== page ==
Soaking and rinsing your grains (and pseudo grains) can help remove some of these compounds, but if you struggle with serious digestive issues, you may want to consider eliminating grains altogether and see how you feel.
Isn’t mint supposed to be great for soothing upset stomachs? Well, yes, mint is cooling, which is good for anyone with indigestion, or excess heat in the body. But if you feel you have sluggish digestion, you’ll want to stick with the more warming spices like ginger, cinnamon, and cardamom, which are touted in Ayurveda as better for the digestive system.
Additionally, if you experience pain higher up in the digestive tract, such as heartburn, peppermint might not be such a good idea. According to the University of Maryland Medical Center, peppermint can actually relax the sphincter muscle, which closes off the stomach from the esophagus. This can cause stomach acid to pour back into the esophagus and make heartburn or GERD worse.
I’ve said it before, and I’ll say it again: Nuts aren’t popcorn! Incredibly nutrient dense, nuts were designed by nature to be consumed in small quantities. Since already shelled nuts and nut butters are so readily available, we often eat way more than a recommended serving in one sitting (FYI, one serving of nuts is 1 ounce or ¼ cup—about 23 almonds, 14 walnut halves, or just six Brazil nuts). Reach for pistachios in the shell to slow down your consumption, or swap nuts for something just as crunchy but not as dense like raw celery, fennel, and radishes. Phytic acid (discussed above) is also found in nuts.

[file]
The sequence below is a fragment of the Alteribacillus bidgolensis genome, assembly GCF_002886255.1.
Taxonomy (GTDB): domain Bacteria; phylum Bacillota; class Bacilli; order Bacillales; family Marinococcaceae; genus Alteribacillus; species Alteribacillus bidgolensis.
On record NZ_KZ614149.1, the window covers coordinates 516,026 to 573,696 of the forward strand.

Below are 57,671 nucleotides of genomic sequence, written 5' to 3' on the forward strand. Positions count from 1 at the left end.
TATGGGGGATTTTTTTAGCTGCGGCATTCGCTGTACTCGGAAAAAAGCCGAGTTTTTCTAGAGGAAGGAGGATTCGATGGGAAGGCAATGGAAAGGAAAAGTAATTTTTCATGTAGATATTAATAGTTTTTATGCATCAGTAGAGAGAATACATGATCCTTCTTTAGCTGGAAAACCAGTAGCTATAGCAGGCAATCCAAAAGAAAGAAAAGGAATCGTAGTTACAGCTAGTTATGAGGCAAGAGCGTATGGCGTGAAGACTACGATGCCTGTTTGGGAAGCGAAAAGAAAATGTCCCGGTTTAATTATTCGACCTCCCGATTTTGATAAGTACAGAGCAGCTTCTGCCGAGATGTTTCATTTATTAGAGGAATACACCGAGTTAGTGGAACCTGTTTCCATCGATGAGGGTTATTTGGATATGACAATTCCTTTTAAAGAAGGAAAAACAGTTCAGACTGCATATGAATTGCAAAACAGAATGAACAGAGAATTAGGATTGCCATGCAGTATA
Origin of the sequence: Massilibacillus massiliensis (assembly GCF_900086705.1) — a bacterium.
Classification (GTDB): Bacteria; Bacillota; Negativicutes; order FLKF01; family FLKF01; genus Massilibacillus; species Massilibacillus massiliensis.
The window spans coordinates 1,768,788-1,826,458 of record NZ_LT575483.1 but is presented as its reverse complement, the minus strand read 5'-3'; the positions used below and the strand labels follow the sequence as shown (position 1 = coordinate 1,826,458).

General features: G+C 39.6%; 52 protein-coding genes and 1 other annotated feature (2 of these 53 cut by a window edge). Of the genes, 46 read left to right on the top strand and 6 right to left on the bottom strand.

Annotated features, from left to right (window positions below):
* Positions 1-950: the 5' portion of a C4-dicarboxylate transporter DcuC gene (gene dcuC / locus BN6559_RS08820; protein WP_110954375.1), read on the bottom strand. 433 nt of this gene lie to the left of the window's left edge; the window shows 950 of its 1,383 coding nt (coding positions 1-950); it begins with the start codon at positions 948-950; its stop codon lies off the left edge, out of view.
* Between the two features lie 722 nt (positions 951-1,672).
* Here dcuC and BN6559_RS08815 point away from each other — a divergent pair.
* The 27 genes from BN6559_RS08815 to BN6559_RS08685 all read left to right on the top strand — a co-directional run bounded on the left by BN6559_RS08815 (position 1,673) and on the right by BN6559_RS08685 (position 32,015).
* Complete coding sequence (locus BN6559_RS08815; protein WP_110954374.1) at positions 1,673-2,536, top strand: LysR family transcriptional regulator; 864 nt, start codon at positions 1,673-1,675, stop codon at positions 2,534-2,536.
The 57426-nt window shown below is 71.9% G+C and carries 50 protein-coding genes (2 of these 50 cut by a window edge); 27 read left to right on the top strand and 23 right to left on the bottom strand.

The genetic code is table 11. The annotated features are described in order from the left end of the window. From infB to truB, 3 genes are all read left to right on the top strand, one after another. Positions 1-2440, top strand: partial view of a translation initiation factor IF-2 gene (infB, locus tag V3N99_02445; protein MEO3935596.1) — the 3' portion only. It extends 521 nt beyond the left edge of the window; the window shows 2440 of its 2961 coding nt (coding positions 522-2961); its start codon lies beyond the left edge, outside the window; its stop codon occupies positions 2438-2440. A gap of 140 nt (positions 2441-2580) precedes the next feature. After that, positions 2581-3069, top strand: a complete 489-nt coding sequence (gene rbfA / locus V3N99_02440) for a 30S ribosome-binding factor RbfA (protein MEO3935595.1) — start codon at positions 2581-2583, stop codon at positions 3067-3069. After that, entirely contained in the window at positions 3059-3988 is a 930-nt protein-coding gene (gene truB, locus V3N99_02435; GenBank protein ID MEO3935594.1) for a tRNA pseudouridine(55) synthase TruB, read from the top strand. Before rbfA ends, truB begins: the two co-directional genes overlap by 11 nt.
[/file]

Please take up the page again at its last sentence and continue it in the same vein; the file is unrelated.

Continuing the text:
6. Raw salads
Raw foods can be hard for many people to digest and are usually not as satisfying or grounding as cooked foods. In my book, Thin From Within, I recommend that every meal contains a cooked vegetable, which is much easier on digestion.
Yes, this bubbly drink is packed with good-for-your-gut probiotics, but it can also be high in sugar, and many people drink too much in one sitting, which can lead to bloating and burping. This is a food you’ll need to "go with your gut" on; one serving is about 4 to 6 ounces, so you can play around with what works for you (if any). If you find kombucha isn’t your friend, there are other fermented drinks you can try out, like beet kvass or coconut water kefir.
8. Low-fat yogurt
So many of us are still scared of fat, so we reach for low-fat or nonfat dairy, which, unfortunately, usually has way more sugar and isn’t as satisfying. I recommend going with a full-fat variety (have a little less if it’s too rich for you to start!). You can also experiment with goat’s or sheep’s milk yogurt if you have trouble digesting dairy. I rotate between higher-fat dairy and goat’s and sheep’s milk yogurt in my Power Parfaits.
The most important thing to remember.
Listen to your intuition when it comes to the specific foods that may be hard on your digestive system. Even if something is "healthy," it might not be healthy for your unique and individual system. If one or two of the foods in this article stood out to you, experiment with eliminating that food and see how it goes for you. I recommend keeping a food diary to track your progress and symptoms or working with someone like a health coach or dietitian to help you get to the bottom of your gut issues.
Want to see what a gut-healing morning routine looks like? Check it out here.